The Evening: NK Bus Briefing, Breaking NAFTA, Life During Wartime and More
April 26, 2017
It's Wednesday, April 26th.
Wheels on the Bus…
The Trump administration hosted senators for an extraordinary White House briefing today at a perilous moment with North Korea, marked by the unpredictable nation’s nuclear threats and stern talk of military action, if necessary, from the United States. All 100 senators were invited and transported in buses for the unprecedented, classified briefing, as the AP’s Matthew Pennington and Vivian Salama report.
And, the top U.S. commander in the Pacific told Congress today the United States may need to strengthen its missile defenses, particularly in Hawaii, given the advancing threat from North Korea’s missile and nuclear weapons programs. Just before the entire U.S. Senate was due to receive a top-level briefing on North Korea at the White House, Admiral Harry Harris said he believed Pyongyang's threats against the United States needed to be taken seriously, as Reuters’ Phil Stewart and David Brunnstrom report.
Dive Deeper: Yesterday, CSIS’s Victor Cha testified before the Senate Armed Services Committee on “U.S. Policy and Strategy in the Asia-Pacific Region.” See Dr. Cha’s testimony here.
China today launched its first aircraft carrier built entirely on its own, in a demonstration of the growing technical sophistication of its defense industries and determination to safeguard its maritime territorial claims and crucial trade routes, as the AP’s Christopher Bodeen reports.
Dive Deeper: See CSIS’s interactive micro-website for “What do we know (so far) about China’s second aircraft carrier?”
President Trump is likely to sign an executive order formally withdrawing the United States from the North American Free Trade Agreement (NAFTA), a move that would set the stage for renegotiating the deal with Canada and Mexico and fulfill one of Trump’s major campaign promises, as the New York Times’ Mark Landler reports.
In That Number
The number of people that could be displaced in Bangladesh, India, Indonesia, Cambodia, Vietnam, and the Philippines for every meter the sea level rises. Source: Jonathan E. Hillman’s new CSIS commentary, “Asia’s Creeping Catastrophe.”
“Our foreign policy used to be built on principles, the international trading order, international law, the security framework. When you shake those foundations, no one can rely on anything.”
—CSIS’s Heather Conley on President Trump’s first 100 days. Source: CNN’s Nicole Gaouette.
See the latest analysis from the CSIS Reconnecting Asia Project: “Asia’s Creeping Catastrophe.”
The Andreas C. Dracopoulos iDeas Lab at CSIS enhances our research with the latest in cutting-edge web technologies, design, and video.
(Photo Credit: SAUL LOEB/AFP/Getty Images.)
US senators board buses at the Capitol today as they prepare to drive up Pennsylvania Avenue to the White House for a briefing on the situation in North Korea.
Via BuzzFeed’s superb correspondent Nancy Youssef: “The Pentagon Will Now Get To Decide How Many Troops To Send To Fight ISIS.”
This Town Tomorrow
Join CSIS at 1:45 p.m. for an address by President Mauricio Macri of Argentina.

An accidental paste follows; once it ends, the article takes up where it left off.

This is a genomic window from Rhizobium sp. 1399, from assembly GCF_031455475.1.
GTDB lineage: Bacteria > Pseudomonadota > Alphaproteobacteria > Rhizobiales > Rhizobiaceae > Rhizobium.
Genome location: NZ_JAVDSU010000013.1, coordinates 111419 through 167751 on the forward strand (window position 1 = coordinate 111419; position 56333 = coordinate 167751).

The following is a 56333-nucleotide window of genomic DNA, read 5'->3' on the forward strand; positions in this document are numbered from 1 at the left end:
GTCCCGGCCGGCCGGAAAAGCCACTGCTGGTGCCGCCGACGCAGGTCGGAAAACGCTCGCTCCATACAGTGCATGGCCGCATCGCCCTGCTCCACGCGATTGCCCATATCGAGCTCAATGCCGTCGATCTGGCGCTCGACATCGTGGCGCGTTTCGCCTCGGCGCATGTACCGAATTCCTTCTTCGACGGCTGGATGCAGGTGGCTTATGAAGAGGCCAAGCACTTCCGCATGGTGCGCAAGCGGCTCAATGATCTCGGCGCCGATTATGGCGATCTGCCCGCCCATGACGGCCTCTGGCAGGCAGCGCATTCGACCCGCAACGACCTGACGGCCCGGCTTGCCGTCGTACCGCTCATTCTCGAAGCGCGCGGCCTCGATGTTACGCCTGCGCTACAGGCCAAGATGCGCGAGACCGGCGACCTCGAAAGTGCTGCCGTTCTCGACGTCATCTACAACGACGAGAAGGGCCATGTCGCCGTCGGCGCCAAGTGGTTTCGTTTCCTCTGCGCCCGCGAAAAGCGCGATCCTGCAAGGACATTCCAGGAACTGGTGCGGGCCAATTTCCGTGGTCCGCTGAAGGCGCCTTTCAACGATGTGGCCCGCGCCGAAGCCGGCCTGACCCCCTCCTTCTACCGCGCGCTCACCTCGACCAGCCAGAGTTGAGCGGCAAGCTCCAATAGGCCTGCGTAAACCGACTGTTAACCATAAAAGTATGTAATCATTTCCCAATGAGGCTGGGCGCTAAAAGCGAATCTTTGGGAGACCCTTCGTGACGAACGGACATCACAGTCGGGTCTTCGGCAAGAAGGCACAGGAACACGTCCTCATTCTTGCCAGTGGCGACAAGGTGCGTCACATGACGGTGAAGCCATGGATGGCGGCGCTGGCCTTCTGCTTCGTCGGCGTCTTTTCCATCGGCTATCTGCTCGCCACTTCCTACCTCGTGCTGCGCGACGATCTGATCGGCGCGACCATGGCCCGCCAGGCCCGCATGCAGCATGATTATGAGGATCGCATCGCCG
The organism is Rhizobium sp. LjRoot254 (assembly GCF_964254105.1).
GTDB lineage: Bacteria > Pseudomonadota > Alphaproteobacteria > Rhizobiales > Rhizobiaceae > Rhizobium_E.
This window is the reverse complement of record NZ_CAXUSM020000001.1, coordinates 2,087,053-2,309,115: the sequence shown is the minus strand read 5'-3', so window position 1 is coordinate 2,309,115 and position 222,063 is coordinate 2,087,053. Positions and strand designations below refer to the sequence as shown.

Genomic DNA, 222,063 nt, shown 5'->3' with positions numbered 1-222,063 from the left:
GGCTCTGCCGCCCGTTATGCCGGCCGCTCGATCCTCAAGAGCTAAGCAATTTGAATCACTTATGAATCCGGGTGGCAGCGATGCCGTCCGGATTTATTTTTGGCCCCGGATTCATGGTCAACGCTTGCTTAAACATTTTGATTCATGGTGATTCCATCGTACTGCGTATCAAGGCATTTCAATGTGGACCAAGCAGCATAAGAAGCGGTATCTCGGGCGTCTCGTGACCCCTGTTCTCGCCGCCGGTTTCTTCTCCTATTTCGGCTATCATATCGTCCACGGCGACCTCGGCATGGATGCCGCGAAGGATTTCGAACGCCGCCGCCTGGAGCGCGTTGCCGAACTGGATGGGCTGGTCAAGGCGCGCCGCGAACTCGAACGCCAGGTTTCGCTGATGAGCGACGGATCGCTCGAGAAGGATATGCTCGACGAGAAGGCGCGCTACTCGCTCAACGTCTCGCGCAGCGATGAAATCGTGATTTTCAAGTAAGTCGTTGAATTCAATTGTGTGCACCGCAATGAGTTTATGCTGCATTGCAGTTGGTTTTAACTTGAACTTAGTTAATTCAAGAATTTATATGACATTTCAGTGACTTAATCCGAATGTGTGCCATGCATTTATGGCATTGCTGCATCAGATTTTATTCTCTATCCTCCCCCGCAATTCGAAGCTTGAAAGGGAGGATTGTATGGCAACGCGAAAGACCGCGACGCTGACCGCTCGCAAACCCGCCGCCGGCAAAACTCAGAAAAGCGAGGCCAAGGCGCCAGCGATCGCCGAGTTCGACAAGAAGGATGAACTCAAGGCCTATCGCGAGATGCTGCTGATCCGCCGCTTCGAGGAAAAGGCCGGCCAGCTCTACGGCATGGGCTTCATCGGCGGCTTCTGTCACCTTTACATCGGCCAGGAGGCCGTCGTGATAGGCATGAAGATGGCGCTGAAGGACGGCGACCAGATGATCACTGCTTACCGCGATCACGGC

And join John Hopkins SAIS at 5:00 p.m. for a conversation with Anne Hillerman, author of Song of the Lion, and Ambassador Shirin Tahir-Kheli, senior fellow of the Foreign Policy Institute. This event is part of the SAIS Women Lead for the Women Who Inspire lecture series.
Earlier this month, CSIS’s Missile Defense Project hosted, “Missile Defense 2020: Next Steps for Defending the Homeland,” featuring a keynote speech by Sen. Dan Sullivan (R-AK).
CSIS’s Heather Conley joins this week’s CSIS Podcast to unpack the fallout from the first round of France’s presidential election.
Oscar winning director Jonathan Demme passed away today at 73 after a battle with cancer. Demme, of course directed the 1991 masterpiece “The Silence of the Lambs.” Just a few years later in ’93 his groundbreaking “Philadelphia” netted Tom Hanks and Bruce Springsteen Academy Awards. I could talk about Demme’s other amazing films, among them the 1986 cult classic “Something Wild” or even his superb 2015 film “Ricki and the Flash,” starring Meryl Streep as an aging rocker.
But I’d rather talk about the Demme film that impacted me the most deeply, his 1994 concert film “Stop Making Sense” about the Talking Heads.
I believe “Stop Making Sense” is the single greatest live performance of any band ever captured on film. I’ll even put it above “The Last Waltz” for various reasons we can discuss another time.
Demme’s portrait of the Heads is sublime. It’s unlike anything that came before it or has been captured since. It’s the Mona Lisa of concert films.
This particular clip of “Life During Wartime” changed my life. I had always loved music, but I couldn’t take my eyes off of this film. Its powerful glimpse into the music of David Byrne, Jerry Harrison, Tina Weymouth and Chris Frantz—their intensity, the locked-in groove and the strangeness of Byrne’s compelling performance remains mesmerizing to this day. The whole band is consumed by their sound, including guests stars Bernie Worrell on keyboards and Alex Weir on guitar.
Demme captures the energy and personality of each musician with the precision of a realist painting. The style is all their own and Demme’s camera is just on point to document it. The ultimate concert film, then, now, and probably for all time.